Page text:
COVID-19

Delta’s putting its frequent flyer program up as collateral for a loan

Justin Ho Sep 14, 2020
Heard on:
HTML EMBED:
COPY
A Delta Air Lines employee waits for passengers at an empty check-in counter at Ronald Reagan Washington National Airport in Arlington, Virginia. Andrew Caballero-Reynolds/AFP via Getty Images
COVID-19

Delta’s putting its frequent flyer program up as collateral for a loan

Justin Ho Sep 14, 2020
Heard on:
A Delta Air Lines employee waits for passengers at an empty check-in counter at Ronald Reagan Washington National Airport in Arlington, Virginia. Andrew Caballero-Reynolds/AFP via Getty Images
HTML EMBED:
COPY

Delta Air Lines will be borrowing $6.5 billion.

That’s not super surprising, given the state of the big air carriers in this pandemic economy. A Delta executive recently said the airline’s losing $27 million a day. But the interesting part of this deal is the asset that Delta’s putting up as collateral: its frequent flyer program.

Frequent flyer miles aren’t only meant to build customer loyalty. They’re also a product that airlines sell.

Samuel Engel, senior vice president with the consulting firm ICF, said the buyers are credit card companies.

“And the credit card companies in turn give those miles to consumers as a reward for using their credit cards,” he said.

Engel says miles are a money-making machine for airlines.

“At the beginning of this year, the programs of the four largest U.S. airlines together had been valued at $77 billion, if they were standalone businesses,” he said. 

Airlines can tap these programs to raise cash. One common method is to presell miles to banks to get cash upfront.

Henry Harteveldt, president of Atmosphere Research Group, said an airline can also spin off the entire program, as Air Canada did in 2005.

“No airline, though, until recently has leveraged its frequent flyer program as collateral against a loan,” Harteveldt said.

Earlier this year, United put up its loyalty program as collateral for a government loan. Harteveldt said it’s a creative way to raise cash “at a time when air travel demand, especially by their more profitable business flyers, has fallen off the cliff.”

Airlines have other creative ways to raise money. Scott Hamilton, managing director at the aviation consultancy Leeham Co., said it’s common for airlines to pledge their planes, and even their headquarters and airport gates, as collateral for loans.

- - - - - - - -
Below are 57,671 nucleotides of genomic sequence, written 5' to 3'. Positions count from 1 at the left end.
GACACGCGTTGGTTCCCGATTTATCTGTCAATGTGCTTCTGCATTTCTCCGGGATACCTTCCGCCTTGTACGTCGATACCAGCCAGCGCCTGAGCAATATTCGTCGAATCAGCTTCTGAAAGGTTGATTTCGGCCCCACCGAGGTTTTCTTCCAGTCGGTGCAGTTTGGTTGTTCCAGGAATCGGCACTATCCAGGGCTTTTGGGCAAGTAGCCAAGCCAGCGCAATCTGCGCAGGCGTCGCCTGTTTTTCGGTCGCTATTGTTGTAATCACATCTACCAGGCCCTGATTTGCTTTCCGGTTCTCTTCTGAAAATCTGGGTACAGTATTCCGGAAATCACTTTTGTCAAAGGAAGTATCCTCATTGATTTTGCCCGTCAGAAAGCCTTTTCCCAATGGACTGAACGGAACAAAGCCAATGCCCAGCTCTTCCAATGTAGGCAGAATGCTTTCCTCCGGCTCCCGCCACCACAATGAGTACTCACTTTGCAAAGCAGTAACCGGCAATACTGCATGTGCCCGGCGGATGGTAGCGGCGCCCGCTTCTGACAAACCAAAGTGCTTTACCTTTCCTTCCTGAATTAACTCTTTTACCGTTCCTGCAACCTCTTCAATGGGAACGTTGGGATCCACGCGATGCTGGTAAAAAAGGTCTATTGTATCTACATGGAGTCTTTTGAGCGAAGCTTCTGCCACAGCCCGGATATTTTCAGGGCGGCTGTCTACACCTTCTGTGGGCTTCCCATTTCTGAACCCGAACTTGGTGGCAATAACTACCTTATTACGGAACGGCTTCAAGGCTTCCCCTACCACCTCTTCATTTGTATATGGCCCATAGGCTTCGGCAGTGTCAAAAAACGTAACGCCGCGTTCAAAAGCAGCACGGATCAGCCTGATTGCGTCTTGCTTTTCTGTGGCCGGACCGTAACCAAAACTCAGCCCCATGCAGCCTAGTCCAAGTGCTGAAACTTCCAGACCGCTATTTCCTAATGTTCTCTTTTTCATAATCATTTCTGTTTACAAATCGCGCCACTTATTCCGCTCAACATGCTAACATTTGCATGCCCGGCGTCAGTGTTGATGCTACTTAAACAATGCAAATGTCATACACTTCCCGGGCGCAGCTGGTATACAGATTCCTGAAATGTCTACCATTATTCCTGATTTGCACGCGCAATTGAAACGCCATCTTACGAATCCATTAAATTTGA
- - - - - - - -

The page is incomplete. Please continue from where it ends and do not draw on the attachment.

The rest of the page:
“But the frequent flyer program is to me the most creative and the most visible sign of the desperation that the airlines are in,” Hamilton said.

The risk for airlines, Hamilton said, is taking on too much debt. That could make it harder for them to recover from the current slump.

COVID-19 Economy FAQs

Millions of Americans are unemployed, but businesses say they are having trouble hiring. Why?

This economic crisis is unusual compared to traditional recessions, according to Daniel Zhao, senior economist with Glassdoor. “Many workers are still sitting out of the labor force because of health concerns or child care needs, and that makes it tough to find workers regardless of what you’re doing with wages or benefits,” Zhao said. “An extra dollar an hour isn’t going to make a cashier with preexisting conditions feel that it’s safe to return to work.” This can be seen in the restaurant industry: Some workers have quit or are reluctant to apply because of COVID-19 concerns, low pay, meager benefits and the stress that comes with a fast-paced, demanding job. Restaurants have been willing to offer signing bonuses and temporary wage increases. One McDonald’s is even paying people $50 just to interview.

Could waiving patents increase the global supply of COVID-19 vaccines?

India and South Africa have introduced a proposal to temporarily suspend patents on COVID-19 vaccines. Backers of the plan say it would increase the supply of vaccines around the world by allowing more countries to produce them. Skeptics say it’s not that simple. There’s now enough supply in the U.S that any adult who wants a shot should be able to get one soon. That reality is years away for most other countries. More than 100 countries have backed the proposal to temporarily waive COVID-19 vaccine patents. The U.S isn’t one of them, but the White House has said it’s considering the idea.

Can businesses deny you entry if you don’t have a vaccine passport?

As more Americans get vaccinated against COVID-19 and the economy begins reopening, some businesses are requiring proof of vaccination to enter their premises. The concept of a vaccine passport has raised ethical questions about data privacy and potential discrimination against the unvaccinated. However, legal experts say businesses have the right to deny entrance to those who can’t show proof.

Read More

Collapse

We’re here to help you navigate this changed world and economy.

Our mission at Marketplace is to raise the economic intelligence of the country. It’s a tough task, but it’s never been more important.

In the past year, we’ve seen record unemployment, stimulus bills, and reddit users influencing the stock market. Marketplace helps you understand it all, will fact-based, approachable, and unbiased reporting.

Generous support from listeners and readers is what powers our nonprofit news—and your donation today will help provide this essential service. For just $5/month, you can sustain independent journalism that keeps you and thousands of others informed.